Hiring Advice from Entrepreneurs: 4 Common Themes

By Adam Robinson,
September 16, 2013

Entrepreneurs love to talk about hiring and they love even more to give advice about hiring.

Last week, Inc. asked their Twitter and Facebook readers, “Entrepreneurs, we want to know: what’s the #BestHiringAdvice you’ve ever received (or learned the hard way)?”

The responses took a few different directions like “trust your gut” (bad!) and “always check references” (good!). But there were 4 different themes that stuck out. 

1. Verify your applicants

Matt Foster the CEO of ArteWorks SEO tweeted, “Ask for proof of a college degree. Don’t assume it is so just because it is on someone’s resume.” 

Entrepreneurs are hiring for very fragile businesses which is why the verification process was tweeted about several times during the day. From checking their Facebook profile, to checking their education credentials, entrepreneurs were adamant about verifying every candidate and hire.

2. Look for drive

Laura Gailiunaite, CEO of Lingua Inn, tweeted “Look for committed, quickly-orientated, active and honest people.” 

Many of the tweets were centered around the need for driven and motivated candidates. Entrepreneurs are a forward-thinking bunch and tend to gravitate towards similar thinking candidates. 

Want to hire driven candidates? Ask questions based around their behavior in past circumstances where they pro actively solved a problem or handled a situation.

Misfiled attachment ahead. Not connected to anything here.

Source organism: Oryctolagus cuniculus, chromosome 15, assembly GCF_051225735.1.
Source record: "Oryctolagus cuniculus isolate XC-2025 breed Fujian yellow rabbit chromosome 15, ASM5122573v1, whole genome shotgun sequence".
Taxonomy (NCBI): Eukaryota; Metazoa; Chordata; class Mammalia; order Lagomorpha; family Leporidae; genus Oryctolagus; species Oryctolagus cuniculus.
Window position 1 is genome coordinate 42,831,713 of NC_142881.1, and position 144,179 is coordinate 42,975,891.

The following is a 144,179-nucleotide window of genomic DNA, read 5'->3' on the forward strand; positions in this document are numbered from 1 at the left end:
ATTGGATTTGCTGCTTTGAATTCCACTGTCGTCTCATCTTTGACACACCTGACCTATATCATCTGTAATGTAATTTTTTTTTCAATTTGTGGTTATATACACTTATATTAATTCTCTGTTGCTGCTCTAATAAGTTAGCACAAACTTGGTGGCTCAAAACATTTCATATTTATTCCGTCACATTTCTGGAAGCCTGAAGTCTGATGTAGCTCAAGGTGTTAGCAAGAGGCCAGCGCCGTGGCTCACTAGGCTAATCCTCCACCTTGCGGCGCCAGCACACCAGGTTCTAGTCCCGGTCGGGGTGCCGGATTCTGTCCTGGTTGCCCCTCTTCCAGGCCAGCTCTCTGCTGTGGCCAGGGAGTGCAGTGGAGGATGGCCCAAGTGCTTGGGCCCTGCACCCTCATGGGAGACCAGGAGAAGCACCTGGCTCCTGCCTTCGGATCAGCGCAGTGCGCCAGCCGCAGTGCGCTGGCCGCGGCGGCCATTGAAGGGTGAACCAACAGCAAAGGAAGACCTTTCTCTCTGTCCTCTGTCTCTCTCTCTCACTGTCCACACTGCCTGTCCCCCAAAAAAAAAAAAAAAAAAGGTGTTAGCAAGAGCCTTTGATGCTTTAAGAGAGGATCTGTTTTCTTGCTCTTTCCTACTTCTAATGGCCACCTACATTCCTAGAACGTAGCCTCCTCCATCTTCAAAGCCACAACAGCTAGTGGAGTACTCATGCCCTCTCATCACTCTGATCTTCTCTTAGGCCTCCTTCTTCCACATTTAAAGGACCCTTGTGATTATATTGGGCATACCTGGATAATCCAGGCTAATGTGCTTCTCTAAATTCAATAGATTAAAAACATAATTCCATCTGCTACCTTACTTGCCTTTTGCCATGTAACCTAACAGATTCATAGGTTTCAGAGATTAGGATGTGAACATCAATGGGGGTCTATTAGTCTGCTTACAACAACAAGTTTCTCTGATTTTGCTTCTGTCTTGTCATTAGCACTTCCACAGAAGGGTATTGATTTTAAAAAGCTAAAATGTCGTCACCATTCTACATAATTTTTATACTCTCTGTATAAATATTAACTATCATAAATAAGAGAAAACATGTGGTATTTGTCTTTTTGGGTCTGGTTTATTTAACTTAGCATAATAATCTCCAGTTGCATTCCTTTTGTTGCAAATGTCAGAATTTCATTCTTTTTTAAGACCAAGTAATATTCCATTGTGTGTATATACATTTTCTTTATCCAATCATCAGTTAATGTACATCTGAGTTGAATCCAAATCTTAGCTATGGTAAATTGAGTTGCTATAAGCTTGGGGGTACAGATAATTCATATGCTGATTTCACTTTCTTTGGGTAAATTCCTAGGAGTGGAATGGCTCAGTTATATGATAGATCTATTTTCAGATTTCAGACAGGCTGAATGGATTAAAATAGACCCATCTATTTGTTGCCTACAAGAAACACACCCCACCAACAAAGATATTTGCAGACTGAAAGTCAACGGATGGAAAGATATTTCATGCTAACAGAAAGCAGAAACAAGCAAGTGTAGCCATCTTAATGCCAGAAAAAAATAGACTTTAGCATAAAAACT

3. Hire for the future

Sarah Cargill, CEO of Cargill Communications, said “Prepare for a job that doesn’t yet exist.”  

Ajay Rajagopal, The Nakshatras, said “Always recruit for the requirement along with the forecast on future projects. Never recruit a person just keeping in mind the present project.”

Entrepreneurs are always thinking about the future, which is why they are so successful. Always be preparing for your next hire and keep a constant candidate pool, you never know when you need to select your next hire.

4. Check References

Lauren Smoliar, CEO of Peppertree Engineering, said “Reference checks are not optional, even if the person was referred by someone you know.”

Ensuring a candidate’s past behavior aligns with an entrepreneur’s future plan is a good practice. Create a reference check questions guide and implement a process when completing checks.

Learn more tips about how to correctly execute reference checks in this upcoming webinar. 


About the Author

Adam co-founded Hireology with the mission to help growing companies make better hiring decisions through data and better technology. Adam is passionate about entrepreneurship, donating time to a number of organizations that support the entrepreneurial cause. Adam completed his undergraduate study at the University of Illinois at Urbana-Champaign, and received his MBA from DePaul University in Chicago, IL.

Subscribe to our weekly newsletter and learn how to build your best team.